The red lobate comb jelly

The red lobate comb jelly (Lampocteis sp.). Click image for larger view and image credit.


Davidson Farewell

February 4, 2006

We are conducting the final dives of our Davidson Seamount: Exploring Ancient Coral Gardens cruise; and we are readying for our return to port. This has been a productive and successful expedition, and we hope you've enjoyed following along with us. Thank you for your questions!

One group you haven't heard much about in these logs is the crew of the research vessel Western Flyer. It's amazing how so few of them — 10 ship's crew and 5 remotely operated vehicle (ROV) pilots — keep everything running so smoothly. They have moved the ship everywhere we needed to go, made sure our emails went out, deployed and retrieved current meters, fed us like royalty, and kept everything in proverbial ship-shape. The crew also took an active interest in our research and proved to be excellent company. Thank you to relief-Captain Darrell Palmer and crew!

To wrap up our journey to Davidson Seamount, we asked all of the explorers the following question: "What has been your most memorable event or discovery during the cruise?" Here are the replies.

"I have two most memorable moments. The first was being escorted out to the Davidson Seamount on Day 1 by Pacific white-sided dolphins, Dall's porpoises, and Northern right whale dolphins. The second was seeing the red lobate comb jelly, Lampocteis, on Day 4. It was one of the most beautiful organisms I have ever seen. Its bizarre form, and remarkable color and motion proved that truth is stranger than fiction." — Huff McGonigal, Monterey Bay National Marine Sanctuary (MBNMS)

The stalked tunicate.

The stalked tunicate (Culeolus sp.). Click image for larger view and image credit.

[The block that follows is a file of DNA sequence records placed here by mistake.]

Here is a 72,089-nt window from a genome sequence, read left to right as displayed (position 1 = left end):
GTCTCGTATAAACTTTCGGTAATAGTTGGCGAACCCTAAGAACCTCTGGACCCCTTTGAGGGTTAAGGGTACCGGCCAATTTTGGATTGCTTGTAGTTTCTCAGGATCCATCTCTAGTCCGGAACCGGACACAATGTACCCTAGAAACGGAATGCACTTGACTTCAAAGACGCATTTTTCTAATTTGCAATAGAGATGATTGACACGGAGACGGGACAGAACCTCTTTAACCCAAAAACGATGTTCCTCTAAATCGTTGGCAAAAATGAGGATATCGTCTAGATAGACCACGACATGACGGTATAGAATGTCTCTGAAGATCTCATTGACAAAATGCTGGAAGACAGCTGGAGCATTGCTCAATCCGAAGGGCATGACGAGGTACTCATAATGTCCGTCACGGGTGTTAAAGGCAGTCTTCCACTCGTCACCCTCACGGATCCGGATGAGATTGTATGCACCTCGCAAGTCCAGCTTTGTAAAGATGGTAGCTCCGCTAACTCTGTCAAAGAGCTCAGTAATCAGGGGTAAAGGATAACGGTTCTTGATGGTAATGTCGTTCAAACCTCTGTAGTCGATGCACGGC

"My most memorable observation, was the small field [about 20] of the stalked tunicate, Culeolus sp. I had never seen these before, and they were amazingly large [about the size of a large orange]. The profile looked like a small dog's head." — Erica Burton, MBNMS

"There have been so many great discoveries on this cruise, it's really hard to pinpoint any one. I'm fascinated by how different each dive is. We start thinking that we can predict what we'll see on any given dive and are completely surprised when we find a totally different group of organisms than we had expected to find. I'm also thrilled by the unique biology that we collected. Today's unusual coral was a great find. In the several hundred hours worth of time spent looking at seamounts I have never seen the coral that we collected today. It was also exciting to see the Culeolus tunicates and the rest of the diversity that we saw on "Big Easy." And how about that mid-water octopus? This cruise has been one of my favorites. Davidson Seamount is such an amazing place! It's also been great to work with everyone so closely. Cruises like this allow us to get to know each other just a bit better than during the usual 9-to-5 day." — Lonny Lundsten, Monterey Bay Aquarium Research Institute (MBARI)

"Exploring Davidson Seamount from the deepest valleys to the very tip of mountain peaks was incredible. All places were filled with strange forms of life that ranged from smaller-than-you-can-see-with-the-naked-eye to the grandeurs of coral and sponge gardens. I am excited about collecting and photographing corals and the opportunity to provide answers to questions about age and growth." — Allen Andrews, Moss Landing Marine Laboratories